You can convert your bank accounts and retirement accounts to payable-on-death accounts. You do this by filling out a simple form in which you list a beneficiary. When you die, the money goes directly to your beneficiary without going through probate. You can do the same for security registrations, and, in some states, vehicle registrations. A few states also allow transfer-on-death real estate deeds that allow you to transfer property using a deed that doesn’t take effect until you die.

Joint Ownership of Property

Several forms of joint ownership provide a simple and easy way to avoid probate when the first owner dies. To take title with someone else in a way that will avoid probate, you state, on the paper that shows your ownership (a real estate deed, for example), how you want to hold title. Usually, no additional documents are needed. When one of the owners dies, the property goes to the other joint-owner — no probate involved.

You can avoid probate by owning property as follows:

  • Joint tenancy with right of survivorship. Property owned in joint tenancy automatically passes, without probate, to the surviving owner(s) when one owner dies.
  • Tenancy by the entirety. In some states, married couples often take title not in joint tenancy, but in “tenancy by the entirety” instead. It’s very similar to joint tenancy, but can be used only by married couples (or in a few states, by same-sex partners who have registered with the state). Both avoid probate in exactly the same way.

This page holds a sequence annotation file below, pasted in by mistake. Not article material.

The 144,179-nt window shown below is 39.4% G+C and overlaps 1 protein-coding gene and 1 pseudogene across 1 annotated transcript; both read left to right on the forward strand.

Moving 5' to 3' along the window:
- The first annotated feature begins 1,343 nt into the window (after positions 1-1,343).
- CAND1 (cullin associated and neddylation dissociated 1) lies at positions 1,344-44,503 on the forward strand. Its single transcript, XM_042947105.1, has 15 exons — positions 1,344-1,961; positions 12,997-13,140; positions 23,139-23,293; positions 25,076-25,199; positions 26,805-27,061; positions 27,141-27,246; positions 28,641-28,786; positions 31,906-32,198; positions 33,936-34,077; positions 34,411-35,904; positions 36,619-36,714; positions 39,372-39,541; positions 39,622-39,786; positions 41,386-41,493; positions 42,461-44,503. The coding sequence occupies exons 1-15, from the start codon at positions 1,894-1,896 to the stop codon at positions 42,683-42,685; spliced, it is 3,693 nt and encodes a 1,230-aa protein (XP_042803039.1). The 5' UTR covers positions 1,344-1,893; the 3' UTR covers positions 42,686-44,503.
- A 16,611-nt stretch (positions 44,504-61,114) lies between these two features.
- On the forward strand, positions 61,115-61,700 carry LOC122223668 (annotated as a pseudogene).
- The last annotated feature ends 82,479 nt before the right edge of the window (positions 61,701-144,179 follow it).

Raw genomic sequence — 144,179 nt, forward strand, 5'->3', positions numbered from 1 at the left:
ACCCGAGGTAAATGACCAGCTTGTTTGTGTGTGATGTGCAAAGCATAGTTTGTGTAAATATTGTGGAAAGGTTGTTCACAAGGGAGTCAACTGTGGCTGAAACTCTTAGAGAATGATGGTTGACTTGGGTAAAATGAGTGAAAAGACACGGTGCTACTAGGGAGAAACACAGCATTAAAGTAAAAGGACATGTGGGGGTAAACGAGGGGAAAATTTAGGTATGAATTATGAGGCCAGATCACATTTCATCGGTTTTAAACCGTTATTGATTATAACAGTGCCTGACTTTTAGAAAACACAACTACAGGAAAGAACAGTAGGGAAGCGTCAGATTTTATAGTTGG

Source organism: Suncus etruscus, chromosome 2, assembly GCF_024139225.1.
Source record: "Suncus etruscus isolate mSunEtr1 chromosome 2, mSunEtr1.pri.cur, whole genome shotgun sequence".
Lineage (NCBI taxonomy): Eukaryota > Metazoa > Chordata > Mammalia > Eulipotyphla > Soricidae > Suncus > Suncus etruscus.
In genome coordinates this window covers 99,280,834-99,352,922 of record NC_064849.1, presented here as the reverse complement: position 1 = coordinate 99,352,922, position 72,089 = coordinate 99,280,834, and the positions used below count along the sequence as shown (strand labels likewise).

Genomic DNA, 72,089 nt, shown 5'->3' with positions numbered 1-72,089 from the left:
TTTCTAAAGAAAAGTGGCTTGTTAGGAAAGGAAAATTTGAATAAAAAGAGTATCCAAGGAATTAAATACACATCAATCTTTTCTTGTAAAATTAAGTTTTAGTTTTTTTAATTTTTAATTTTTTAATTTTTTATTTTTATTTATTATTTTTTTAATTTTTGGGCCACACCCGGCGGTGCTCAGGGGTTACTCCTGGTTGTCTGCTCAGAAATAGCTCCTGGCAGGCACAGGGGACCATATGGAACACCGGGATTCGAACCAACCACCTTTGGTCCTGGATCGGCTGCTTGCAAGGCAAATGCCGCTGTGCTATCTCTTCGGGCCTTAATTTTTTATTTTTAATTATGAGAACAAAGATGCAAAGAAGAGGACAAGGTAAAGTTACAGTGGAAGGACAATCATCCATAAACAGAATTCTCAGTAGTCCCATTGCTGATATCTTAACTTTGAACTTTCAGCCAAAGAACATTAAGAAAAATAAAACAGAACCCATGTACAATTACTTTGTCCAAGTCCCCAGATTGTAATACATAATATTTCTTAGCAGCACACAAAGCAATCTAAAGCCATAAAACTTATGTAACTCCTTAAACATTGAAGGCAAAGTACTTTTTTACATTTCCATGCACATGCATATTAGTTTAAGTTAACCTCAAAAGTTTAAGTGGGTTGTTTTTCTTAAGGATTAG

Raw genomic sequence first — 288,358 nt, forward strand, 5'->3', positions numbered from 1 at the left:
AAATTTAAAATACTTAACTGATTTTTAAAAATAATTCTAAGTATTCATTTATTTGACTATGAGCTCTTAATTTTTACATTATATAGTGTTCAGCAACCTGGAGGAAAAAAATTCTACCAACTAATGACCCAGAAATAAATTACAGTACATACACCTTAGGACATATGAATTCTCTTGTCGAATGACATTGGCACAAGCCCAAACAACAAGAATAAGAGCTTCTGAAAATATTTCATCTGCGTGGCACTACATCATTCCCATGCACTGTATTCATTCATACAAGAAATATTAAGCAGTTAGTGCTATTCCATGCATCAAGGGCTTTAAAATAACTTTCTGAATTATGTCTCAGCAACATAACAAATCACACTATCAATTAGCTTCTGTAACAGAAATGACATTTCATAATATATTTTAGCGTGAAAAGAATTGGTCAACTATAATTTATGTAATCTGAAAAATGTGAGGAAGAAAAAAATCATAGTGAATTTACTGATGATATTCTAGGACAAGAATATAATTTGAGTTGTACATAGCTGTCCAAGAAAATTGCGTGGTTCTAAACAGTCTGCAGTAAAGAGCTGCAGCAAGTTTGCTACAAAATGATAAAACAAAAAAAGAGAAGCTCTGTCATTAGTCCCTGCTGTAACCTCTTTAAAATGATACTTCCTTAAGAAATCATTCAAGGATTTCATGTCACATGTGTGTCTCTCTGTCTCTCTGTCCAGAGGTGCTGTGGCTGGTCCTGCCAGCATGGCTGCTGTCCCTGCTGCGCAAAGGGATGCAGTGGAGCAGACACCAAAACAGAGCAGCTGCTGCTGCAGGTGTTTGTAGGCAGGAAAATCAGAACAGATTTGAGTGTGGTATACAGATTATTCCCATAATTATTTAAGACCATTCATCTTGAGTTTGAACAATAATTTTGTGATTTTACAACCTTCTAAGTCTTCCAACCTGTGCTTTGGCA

• Community property with right of survivorship. If you are married (or in California, if you have registered with the state as domestic partners) and live or own property in Alaska, Arizona, California, Idaho, Nevada, Texas or Wisconsin, another way to co-own property with your spouse is available to you: community property with the right of survivorship. If you hold property in this way, when one spouse dies, the other automatically owns the asset.

Gifts

Giving away property while you’re alive helps you avoid probate for a very simple reason: If you don’t own it when you die, it doesn’t have to go through probate. That lowers probate costs because, as a general rule, the higher the monetary value of the assets that go through probate, the higher the expense. And most gifts aren’t subject to the federal gift tax

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Avoiding Family Disputes

Inheriting property does not always bring out the best in family members. Many people, of course, handle everything smoothly, following a loved one’s instructions as much as they can and peacefully agreeing on the rest. But a death can raise long-dormant relationships issues and revive old jealousies and resentments.